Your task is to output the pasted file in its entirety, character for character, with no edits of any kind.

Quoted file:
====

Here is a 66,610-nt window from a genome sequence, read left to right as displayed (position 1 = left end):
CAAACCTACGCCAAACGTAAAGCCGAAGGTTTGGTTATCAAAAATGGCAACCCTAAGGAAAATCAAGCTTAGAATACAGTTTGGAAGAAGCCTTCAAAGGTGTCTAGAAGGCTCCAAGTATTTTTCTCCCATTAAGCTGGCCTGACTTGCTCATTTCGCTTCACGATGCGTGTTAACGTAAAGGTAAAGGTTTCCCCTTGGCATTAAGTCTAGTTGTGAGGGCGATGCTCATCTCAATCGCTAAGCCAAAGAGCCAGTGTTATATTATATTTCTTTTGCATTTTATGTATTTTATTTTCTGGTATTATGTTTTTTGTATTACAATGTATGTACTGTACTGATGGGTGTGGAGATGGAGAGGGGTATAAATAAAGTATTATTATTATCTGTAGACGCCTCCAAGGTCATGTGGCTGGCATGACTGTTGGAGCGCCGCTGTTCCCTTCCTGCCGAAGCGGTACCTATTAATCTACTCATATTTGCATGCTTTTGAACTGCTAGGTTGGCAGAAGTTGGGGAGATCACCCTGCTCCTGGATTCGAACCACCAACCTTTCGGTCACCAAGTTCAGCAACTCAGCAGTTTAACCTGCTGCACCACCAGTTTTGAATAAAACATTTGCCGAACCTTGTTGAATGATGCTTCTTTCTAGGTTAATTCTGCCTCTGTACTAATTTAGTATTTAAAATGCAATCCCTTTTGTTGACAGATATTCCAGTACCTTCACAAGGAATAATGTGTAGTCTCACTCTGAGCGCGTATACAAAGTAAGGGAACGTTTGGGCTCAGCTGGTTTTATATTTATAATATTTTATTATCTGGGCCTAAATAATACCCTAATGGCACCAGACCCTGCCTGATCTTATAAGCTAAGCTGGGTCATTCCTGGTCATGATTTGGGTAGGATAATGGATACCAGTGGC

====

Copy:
Here is a 66,610-nt window from a genome sequence, read left to right as displayed (position 1 = left end):
CAAACCTACGCCAAACGTAAAGCCGAAGGTTTGGTTATCAAAAATGGCAACCCTAAGGAAAATCAAGCTTAGAATACAGTTTGGAAGAAGCCTTCAAAGGTGTCTAGAAGGCTCCAAGTATTTTTCTCCCATTAAGCTGGCCTGACTTGCTCATTTCGCTTCACGATGCGTGTTAACGTAAAGGTAAAGGTTTCCCCTTGGCATTAAGTCTAGTTGTGAGGGCGATGCTCATCTCAATCGCTAAGCCAAAGAGCCAGTGTTATATTATATTTCTTTTGCATTTTATGTATTTTATTTTCTGGTATTATGTTTTTTGTATTACAATGTATGTACTGTACTGATGGGTGTGGAGATGGAGAGGGGTATAAATAAAGTATTATTATTATCTGTAGACGCCTCCAAGGTCATGTGGCTGGCATGACTGTTGGAGCGCCGCTGTTCCCTTCCTGCCGAAGCGGTACCTATTAATCTACTCATATTTGCATGCTTTTGAACTGCTAGGTTGGCAGAAGTTGGGGAGATCACCCTGCTCCTGGATTCGAACCACCAACCTTTCGGTCACCAAGTTCAGCAACTCAGCAGTTTAACCTGCTGCACCACCAGTTTTGAATAAAACATTTGCCGAACCTTGTTGAATGATGCTTCTTTCTAGGTTAATTCTGCCTCTGTACTAATTTAGTATTTAAAATGCAATCCCTTTTGTTGACAGATATTCCAGTACCTTCACAAGGAATAATGTGTAGTCTCACTCTGAGCGCGTATACAAAGTAAGGGAACGTTTGGGCTCAGCTGGTTTTATATTTATAATATTTTATTATCTGGGCCTAAATAATACCCTAATGGCACCAGACCCTGCCTGATCTTATAAGCTAAGCTGGGTCATTCCTGGTCATGATTTGGGTAGGATAATGGATACCAGTGGC